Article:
The first step to figuring out the best way to get rid of bed bugs is to learn more about bed bugs themselves.
Bed bugs are parasitic insects that feed on the blood of sleeping humans and animals. They used to live on bats but shifted their attention to humans when our ancestors began taking shelter in caves.
While they do not spread diseases, bed bugs are a nuisance and can even turn your life upside down.
If you suspect or discover that your home has bed bugs, how to get rid of them will probably be the first thing on your mind. Don’t worry though; we’ve got your covered.
This quick guide contains all the bed bug basics you need to know along with the most practical tips and effective solutions that will lead you to the best way to kill bed bugs.
How do you get bed bugs out of your home? Start by finding out where they are hiding in your home.
Bed bugs go in hiding when they are not feeding.
Unlike bees or ants, however, bed bugs do not have nests. But they do tend to live and hide out in groups.
Where do bed bugs hide? And where do bed bugs live?
Their initial and main hiding place is in or around beds, or any area where people sleep and rest (hence their name).
But besides the bed, they can be found in other parts of the bedroom and even in other parts of your home.
It doesn’t matter to bed bugs whether their hiding places are clean or dirty. You can have the cleanest home but still get bed bugs.
If it’s not uncleanliness that draws them, what causes bed bugs then? Bed bugs live on blood and are thus focused on finding a warm host.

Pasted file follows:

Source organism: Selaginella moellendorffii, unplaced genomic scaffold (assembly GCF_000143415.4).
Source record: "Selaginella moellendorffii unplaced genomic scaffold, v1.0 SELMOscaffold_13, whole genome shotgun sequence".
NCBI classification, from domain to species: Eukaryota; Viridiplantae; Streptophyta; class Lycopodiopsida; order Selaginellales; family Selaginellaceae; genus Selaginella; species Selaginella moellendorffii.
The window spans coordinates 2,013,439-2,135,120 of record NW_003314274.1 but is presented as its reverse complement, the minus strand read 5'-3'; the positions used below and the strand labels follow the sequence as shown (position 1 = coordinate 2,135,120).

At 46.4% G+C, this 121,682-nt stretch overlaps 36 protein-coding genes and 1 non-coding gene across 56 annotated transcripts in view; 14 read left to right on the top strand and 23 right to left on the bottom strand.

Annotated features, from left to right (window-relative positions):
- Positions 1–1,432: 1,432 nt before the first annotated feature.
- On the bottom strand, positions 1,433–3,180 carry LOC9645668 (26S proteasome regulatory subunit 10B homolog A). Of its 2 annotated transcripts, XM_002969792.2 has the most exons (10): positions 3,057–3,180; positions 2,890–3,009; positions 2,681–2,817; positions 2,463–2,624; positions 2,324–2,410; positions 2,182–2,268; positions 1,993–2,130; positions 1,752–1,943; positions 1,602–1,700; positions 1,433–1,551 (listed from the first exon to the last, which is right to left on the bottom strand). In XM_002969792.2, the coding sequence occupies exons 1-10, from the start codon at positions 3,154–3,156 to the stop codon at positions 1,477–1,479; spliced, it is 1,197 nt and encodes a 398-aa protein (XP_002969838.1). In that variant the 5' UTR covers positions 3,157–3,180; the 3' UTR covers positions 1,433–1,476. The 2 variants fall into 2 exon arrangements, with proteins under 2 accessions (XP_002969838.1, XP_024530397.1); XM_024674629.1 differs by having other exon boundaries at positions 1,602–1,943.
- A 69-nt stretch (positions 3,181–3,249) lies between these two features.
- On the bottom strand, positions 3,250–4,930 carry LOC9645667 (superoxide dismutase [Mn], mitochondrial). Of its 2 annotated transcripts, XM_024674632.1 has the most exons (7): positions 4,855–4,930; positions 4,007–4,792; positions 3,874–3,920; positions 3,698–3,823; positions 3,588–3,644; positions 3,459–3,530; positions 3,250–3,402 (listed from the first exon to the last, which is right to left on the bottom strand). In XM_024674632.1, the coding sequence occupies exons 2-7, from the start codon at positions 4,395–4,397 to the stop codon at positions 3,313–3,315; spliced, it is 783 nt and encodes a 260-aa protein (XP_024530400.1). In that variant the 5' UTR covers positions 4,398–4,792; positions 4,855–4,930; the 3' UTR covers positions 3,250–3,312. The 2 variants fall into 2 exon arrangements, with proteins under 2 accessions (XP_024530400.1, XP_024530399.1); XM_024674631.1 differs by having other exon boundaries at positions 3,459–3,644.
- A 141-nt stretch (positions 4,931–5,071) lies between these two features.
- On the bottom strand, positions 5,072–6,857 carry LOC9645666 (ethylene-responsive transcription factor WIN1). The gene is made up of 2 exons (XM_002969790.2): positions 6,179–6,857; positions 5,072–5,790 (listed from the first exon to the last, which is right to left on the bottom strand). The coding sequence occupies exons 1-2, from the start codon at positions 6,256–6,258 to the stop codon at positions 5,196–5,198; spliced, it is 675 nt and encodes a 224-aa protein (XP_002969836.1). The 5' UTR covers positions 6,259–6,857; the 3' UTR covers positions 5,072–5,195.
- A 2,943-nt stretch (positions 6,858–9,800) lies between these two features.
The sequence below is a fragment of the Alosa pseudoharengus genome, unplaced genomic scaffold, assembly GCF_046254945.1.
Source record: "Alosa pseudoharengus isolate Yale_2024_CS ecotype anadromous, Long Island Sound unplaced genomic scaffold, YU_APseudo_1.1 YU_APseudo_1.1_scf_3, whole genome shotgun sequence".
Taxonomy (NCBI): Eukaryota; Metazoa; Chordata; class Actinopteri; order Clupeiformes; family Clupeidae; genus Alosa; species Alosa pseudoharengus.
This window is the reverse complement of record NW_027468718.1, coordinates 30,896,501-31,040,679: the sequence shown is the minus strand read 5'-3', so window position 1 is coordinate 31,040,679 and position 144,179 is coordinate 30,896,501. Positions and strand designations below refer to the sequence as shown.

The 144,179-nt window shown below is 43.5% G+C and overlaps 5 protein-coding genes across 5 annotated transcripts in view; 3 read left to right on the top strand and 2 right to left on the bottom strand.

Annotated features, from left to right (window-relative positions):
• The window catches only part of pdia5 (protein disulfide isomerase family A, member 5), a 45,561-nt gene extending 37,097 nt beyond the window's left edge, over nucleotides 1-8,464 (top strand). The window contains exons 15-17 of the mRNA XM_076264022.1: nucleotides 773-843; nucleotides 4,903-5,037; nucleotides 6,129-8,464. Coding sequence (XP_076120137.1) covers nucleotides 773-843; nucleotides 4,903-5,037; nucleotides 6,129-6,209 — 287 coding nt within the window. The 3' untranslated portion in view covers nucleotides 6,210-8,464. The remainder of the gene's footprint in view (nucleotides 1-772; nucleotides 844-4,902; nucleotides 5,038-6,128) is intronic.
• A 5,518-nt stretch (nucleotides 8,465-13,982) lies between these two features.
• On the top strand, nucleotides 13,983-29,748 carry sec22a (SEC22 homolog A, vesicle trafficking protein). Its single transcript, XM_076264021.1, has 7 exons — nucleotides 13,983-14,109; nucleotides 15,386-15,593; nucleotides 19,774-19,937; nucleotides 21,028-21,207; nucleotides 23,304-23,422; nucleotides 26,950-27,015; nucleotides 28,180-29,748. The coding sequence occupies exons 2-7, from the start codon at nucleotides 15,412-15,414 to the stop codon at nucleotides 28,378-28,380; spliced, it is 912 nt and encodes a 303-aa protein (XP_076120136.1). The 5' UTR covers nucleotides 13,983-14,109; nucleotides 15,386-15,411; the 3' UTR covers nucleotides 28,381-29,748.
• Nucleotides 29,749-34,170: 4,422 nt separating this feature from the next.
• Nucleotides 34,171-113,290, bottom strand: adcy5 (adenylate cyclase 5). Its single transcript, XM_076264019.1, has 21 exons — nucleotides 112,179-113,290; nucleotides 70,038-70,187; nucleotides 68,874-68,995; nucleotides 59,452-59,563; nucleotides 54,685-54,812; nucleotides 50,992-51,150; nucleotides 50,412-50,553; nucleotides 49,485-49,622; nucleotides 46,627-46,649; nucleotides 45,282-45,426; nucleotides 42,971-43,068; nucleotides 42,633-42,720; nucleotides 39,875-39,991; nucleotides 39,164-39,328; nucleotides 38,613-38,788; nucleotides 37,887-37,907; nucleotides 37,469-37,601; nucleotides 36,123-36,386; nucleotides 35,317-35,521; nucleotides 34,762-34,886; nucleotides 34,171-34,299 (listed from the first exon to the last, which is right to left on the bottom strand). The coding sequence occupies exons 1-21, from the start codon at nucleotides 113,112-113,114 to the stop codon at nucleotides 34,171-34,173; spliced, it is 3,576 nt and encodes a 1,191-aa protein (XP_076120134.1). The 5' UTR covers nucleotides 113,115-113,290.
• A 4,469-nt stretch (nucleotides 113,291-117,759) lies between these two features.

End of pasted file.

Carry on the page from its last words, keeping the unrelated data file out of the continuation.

This is why you can find common bed bugs in almost any place where there is a potential host.
Of the different possible hiding places, it’s best to search your bed first. Here’s how.
Next, inspect other objects and areas in the bedroom as well as other rooms. Over time, bed bugs tend to spread throughout the home.
Make sure your checklist includes:
Before you take on a bed bug infestation, it’s also important to understand how it started.
How do you get bed bugs in your house? And how do bed bugs spread?
Think of bedbugs as hitchhikers. They move on to the next site by hitching a ride on anything they can cling on.
That includes clothes, luggage, bedding, computers and furniture such as used beds and couches.
Say you went out of town for the weekend. If the place you stayed at had bed bugs, those bed bugs could tag along as you leave and you might end up bringing them home with you.
Or perhaps you’re moving to a new home. Bed bugs could crawl into your moving boxes and join you during your move.
In apartment buildings, bed bugs travel from one apartment to another by making their way through wire or pipe holes and cracks or crevices between walls.
Because of their flattened bodies, bed bugs can actually squeeze into any space that can fit or hold a credit card (including the head of a screw).
Bed bugs spread around your home the same way. But in other instances, the answer to “How do you get bed bugs in different rooms?” lies in the portable objects you carry around.
If you bring your laptop from your bedroom to the living room, for example, you may be inadvertently transporting bed bugs.
In occasional cases, birds and bats are responsible for introducing bed bugs into households.